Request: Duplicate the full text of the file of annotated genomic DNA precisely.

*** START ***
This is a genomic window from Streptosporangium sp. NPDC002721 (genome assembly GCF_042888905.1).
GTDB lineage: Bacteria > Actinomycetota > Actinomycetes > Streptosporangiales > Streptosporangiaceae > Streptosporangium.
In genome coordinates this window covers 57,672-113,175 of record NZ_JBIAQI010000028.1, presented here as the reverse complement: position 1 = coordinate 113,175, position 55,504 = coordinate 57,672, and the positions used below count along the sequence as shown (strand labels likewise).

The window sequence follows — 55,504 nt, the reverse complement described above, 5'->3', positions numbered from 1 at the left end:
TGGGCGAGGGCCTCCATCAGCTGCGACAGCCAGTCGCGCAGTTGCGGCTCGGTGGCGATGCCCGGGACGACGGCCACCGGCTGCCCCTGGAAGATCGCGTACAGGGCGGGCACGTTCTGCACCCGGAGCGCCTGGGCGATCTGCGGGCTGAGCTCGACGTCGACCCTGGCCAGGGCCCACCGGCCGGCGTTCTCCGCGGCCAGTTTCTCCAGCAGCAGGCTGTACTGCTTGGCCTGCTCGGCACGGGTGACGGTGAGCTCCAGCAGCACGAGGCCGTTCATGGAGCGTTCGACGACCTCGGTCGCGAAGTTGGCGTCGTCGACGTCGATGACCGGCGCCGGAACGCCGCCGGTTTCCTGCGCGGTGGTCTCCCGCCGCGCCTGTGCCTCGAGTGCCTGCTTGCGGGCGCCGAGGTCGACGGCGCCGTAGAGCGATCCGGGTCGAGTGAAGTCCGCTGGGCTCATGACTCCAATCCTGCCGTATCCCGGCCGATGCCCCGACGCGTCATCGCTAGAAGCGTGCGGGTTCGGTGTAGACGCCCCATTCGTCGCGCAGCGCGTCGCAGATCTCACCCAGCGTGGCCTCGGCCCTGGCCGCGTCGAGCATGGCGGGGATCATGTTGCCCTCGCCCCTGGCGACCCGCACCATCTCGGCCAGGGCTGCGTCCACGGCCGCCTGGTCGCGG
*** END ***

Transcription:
This is a genomic window from Streptosporangium sp. NPDC002721 (genome assembly GCF_042888905.1).
GTDB lineage: Bacteria > Actinomycetota > Actinomycetes > Streptosporangiales > Streptosporangiaceae > Streptosporangium.
In genome coordinates this window covers 57,672-113,175 of record NZ_JBIAQI010000028.1, presented here as the reverse complement: position 1 = coordinate 113,175, position 55,504 = coordinate 57,672, and the positions used below count along the sequence as shown (strand labels likewise).

The window sequence follows — 55,504 nt, the reverse complement described above, 5'->3', positions numbered from 1 at the left end:
TGGGCGAGGGCCTCCATCAGCTGCGACAGCCAGTCGCGCAGTTGCGGCTCGGTGGCGATGCCCGGGACGACGGCCACCGGCTGCCCCTGGAAGATCGCGTACAGGGCGGGCACGTTCTGCACCCGGAGCGCCTGGGCGATCTGCGGGCTGAGCTCGACGTCGACCCTGGCCAGGGCCCACCGGCCGGCGTTCTCCGCGGCCAGTTTCTCCAGCAGCAGGCTGTACTGCTTGGCCTGCTCGGCACGGGTGACGGTGAGCTCCAGCAGCACGAGGCCGTTCATGGAGCGTTCGACGACCTCGGTCGCGAAGTTGGCGTCGTCGACGTCGATGACCGGCGCCGGAACGCCGCCGGTTTCCTGCGCGGTGGTCTCCCGCCGCGCCTGTGCCTCGAGTGCCTGCTTGCGGGCGCCGAGGTCGACGGCGCCGTAGAGCGATCCGGGTCGAGTGAAGTCCGCTGGGCTCATGACTCCAATCCTGCCGTATCCCGGCCGATGCCCCGACGCGTCATCGCTAGAAGCGTGCGGGTTCGGTGTAGACGCCCCATTCGTCGCGCAGCGCGTCGCAGATCTCACCCAGCGTGGCCTCGGCCCTGGCCGCGTCGAGCATGGCGGGGATCATGTTGCCCTCGCCCCTGGCGACCCGCACCATCTCGGCCAGGGCTGCGTCCACGGCCGCCTGGTCGCGG